When Tesla had released its first Roadster in 2008, there wasn’t anything quite in its league: Electric cars were most often seen as a compromise. In a little over 10 years, the landscape has turned on its head. With debates around climate justice picking up pace and fossil fuels being looked down upon, every major carmaker – Ford, GM, Volkswagen, BMW, Toyota, Mercedes-Benz – has been forced to push its portfolio towards electric cars.

With Tesla, its founders and Elon Musk took a leap of faith in the early 2000s and followed through by plunging headfirst into a cut-throat automotive market. Looking at Tesla’s share prices, one gets hope that it will push many companies to strive towards introducing more green technologies.

The bottom line

In the last couple of years, Musk has dominated the technology news cycle for good – and bad – reasons.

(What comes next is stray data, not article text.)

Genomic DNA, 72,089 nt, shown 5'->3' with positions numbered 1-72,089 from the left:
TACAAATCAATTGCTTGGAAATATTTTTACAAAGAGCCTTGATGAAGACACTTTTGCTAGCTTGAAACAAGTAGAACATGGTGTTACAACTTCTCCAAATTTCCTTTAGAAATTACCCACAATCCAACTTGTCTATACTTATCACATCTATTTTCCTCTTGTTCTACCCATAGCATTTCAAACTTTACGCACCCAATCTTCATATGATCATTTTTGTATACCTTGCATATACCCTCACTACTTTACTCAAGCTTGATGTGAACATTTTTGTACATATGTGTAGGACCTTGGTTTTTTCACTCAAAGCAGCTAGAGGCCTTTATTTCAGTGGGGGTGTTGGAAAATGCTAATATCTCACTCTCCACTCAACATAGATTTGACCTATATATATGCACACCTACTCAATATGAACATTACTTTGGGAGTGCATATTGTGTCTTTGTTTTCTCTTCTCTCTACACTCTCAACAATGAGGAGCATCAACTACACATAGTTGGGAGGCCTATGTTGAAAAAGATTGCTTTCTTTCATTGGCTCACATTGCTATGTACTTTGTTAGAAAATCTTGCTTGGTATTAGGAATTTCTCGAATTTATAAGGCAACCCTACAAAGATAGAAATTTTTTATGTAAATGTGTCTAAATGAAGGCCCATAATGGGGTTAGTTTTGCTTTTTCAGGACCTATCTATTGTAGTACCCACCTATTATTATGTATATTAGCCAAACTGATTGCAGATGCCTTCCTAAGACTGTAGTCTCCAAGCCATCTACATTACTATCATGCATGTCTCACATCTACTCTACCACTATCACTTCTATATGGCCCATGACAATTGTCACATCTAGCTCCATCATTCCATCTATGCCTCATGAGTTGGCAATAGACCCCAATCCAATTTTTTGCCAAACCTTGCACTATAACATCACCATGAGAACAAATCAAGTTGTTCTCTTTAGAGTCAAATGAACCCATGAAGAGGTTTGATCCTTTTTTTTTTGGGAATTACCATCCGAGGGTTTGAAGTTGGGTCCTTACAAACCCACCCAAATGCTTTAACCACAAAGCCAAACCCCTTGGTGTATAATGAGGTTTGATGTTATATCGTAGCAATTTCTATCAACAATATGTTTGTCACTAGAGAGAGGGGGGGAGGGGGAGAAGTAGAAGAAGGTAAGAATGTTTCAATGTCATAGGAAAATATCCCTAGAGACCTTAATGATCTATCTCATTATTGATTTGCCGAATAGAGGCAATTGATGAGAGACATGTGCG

Musk seems to have an equal number of admirers and haters – I think this book is meant for people in both those categories. It shows Elon Musk’s biggest fans the many ways their hero is deeply flawed, from his Twitter takedowns to how he treats members of his own staff.

And for those who ardently dislike Musk, this book covers the complicated truth of him taking bets that no incumbent auto company would ever dare to, ultimately reshaping the industry to produce greener cars.

Tesla, Elon Musk, and the Bet of the Century (small)

In an age where a personality like Musk has a cult-like following, “Power Play” shows us that even certified innovators come with their fair shares of setbacks.

Other great books about Big Tech and Silicon Valley:

How the Billionaire CEO of SpaceX and Tesla is Shaping our Future (small)The Inside Story” (small)Jeff Bezos and the Invention of a Global Empire” (small)The Genius Who Took Apple to the Next Level” (small)China, Silicon Valley, and the New World Order” (small)WeWork, Adam Neumann, and the Great Startup Delusion” (small)

Read the original article on Business Insider